• Inquire about the students’ interests and career areas.
  • Ask their process for completing homework, preparing for class, reading, and studying for exams.
  • Offer study strategies and tools to help them prepare for exams and assignments, available on the Academic Success Center website.
  • Please provide examples of past students who may have been in your class and how they were successful in the course.
  • Reinforce the idea that their performance is not a reflection of their intelligence but on how well they manage their time and prepare for exams and assignments.
  • Please encourage students to reach out to you as soon as they need help.

Watch the Help make it “stick”: Approaches to studying video, or read the summary below.

“Students should already know how to study when they get to Iowa State University, and I do not have a lot of extra time to share study tips and techniques.”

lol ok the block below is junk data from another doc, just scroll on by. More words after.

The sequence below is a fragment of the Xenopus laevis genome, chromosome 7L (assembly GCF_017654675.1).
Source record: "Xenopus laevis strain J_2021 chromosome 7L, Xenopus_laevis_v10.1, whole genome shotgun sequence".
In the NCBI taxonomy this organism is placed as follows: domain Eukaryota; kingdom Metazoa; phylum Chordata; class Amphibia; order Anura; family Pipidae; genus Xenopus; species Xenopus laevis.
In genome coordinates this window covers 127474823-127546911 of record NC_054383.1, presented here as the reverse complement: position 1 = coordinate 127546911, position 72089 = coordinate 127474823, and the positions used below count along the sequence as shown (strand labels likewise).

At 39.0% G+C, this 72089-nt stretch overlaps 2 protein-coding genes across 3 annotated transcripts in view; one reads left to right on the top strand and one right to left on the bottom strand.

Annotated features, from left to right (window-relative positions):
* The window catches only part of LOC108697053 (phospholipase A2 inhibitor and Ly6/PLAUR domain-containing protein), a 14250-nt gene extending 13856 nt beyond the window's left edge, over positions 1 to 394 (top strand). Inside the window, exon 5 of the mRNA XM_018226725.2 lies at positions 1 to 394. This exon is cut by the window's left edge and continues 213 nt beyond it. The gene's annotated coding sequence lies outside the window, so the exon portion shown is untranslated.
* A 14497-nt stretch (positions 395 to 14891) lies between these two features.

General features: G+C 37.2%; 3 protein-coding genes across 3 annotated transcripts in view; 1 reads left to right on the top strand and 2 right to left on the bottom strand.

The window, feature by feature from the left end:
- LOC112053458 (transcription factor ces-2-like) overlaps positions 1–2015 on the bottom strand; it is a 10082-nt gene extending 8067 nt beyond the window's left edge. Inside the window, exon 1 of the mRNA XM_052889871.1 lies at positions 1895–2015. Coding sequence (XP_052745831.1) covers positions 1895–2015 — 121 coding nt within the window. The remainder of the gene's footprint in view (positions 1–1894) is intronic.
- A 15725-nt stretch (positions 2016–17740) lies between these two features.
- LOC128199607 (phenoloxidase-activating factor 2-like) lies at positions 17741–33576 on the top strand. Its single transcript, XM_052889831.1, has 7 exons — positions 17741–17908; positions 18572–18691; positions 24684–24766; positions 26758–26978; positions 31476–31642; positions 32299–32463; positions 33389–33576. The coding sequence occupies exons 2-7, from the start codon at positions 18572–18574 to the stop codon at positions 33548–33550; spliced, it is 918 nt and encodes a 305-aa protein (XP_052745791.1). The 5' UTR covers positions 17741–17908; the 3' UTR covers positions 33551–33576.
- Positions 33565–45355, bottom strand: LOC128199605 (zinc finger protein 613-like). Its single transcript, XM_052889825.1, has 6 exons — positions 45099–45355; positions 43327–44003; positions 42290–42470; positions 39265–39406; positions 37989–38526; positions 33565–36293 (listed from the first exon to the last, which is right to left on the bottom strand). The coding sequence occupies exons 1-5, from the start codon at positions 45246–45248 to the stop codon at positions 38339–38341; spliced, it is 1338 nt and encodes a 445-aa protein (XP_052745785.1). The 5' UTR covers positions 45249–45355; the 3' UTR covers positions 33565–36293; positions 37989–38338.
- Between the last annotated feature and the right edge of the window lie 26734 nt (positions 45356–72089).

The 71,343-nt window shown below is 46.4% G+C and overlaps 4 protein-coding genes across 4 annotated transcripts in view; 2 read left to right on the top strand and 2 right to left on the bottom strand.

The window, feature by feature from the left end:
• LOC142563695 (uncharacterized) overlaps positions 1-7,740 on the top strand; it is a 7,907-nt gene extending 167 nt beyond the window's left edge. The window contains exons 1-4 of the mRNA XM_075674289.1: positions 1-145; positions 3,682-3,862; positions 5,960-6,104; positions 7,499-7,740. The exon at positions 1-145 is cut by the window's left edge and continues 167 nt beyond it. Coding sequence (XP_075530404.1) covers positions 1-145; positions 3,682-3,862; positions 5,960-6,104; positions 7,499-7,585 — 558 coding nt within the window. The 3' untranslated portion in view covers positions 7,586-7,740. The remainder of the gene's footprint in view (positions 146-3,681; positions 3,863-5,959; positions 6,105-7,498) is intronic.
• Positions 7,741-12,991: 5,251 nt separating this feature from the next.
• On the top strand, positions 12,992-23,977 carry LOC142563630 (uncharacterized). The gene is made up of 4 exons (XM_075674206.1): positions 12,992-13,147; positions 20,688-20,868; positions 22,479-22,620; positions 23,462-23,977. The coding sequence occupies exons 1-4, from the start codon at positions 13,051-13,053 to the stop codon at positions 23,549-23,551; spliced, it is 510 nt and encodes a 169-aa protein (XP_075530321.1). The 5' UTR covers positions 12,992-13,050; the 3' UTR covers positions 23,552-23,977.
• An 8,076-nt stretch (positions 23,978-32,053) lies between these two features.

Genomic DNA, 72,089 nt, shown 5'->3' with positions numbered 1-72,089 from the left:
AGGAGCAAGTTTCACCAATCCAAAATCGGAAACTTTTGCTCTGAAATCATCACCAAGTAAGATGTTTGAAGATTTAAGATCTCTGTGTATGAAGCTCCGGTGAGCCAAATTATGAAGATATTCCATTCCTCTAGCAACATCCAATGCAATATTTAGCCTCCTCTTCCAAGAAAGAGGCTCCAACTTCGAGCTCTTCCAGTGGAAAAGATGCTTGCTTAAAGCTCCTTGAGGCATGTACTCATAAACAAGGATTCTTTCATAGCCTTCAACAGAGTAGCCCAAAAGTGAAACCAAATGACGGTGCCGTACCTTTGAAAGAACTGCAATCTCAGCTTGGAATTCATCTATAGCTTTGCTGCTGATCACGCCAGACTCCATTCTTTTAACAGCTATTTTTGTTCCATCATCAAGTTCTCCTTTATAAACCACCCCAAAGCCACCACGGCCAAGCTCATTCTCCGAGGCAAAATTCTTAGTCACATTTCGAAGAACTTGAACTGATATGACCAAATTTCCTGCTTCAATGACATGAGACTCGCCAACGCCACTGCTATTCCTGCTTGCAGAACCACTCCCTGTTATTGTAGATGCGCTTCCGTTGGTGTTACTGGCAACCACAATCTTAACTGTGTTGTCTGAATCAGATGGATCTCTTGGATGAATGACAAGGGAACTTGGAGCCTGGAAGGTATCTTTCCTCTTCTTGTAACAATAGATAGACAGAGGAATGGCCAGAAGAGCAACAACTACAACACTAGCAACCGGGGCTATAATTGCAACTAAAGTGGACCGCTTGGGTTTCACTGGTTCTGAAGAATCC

Clarification: As instructors, we can help students gain the skills they can use for a lifetime while fostering their belonging and persistence (Strayhorn, 2019; Hausmann et al., 2007). McGuire et al. (2015) used this metaphor for students learning, “As they make the transition from being passive learners to proactive learners, students gain the ability to monitor, plan, and control their mental processing. In other words, instead of staggering through a maze, using instinct alone to look for cheese, they become aware that they need to plot a course and search systematically for cheese, keeping track of what works and what doesn’t” (p. 16).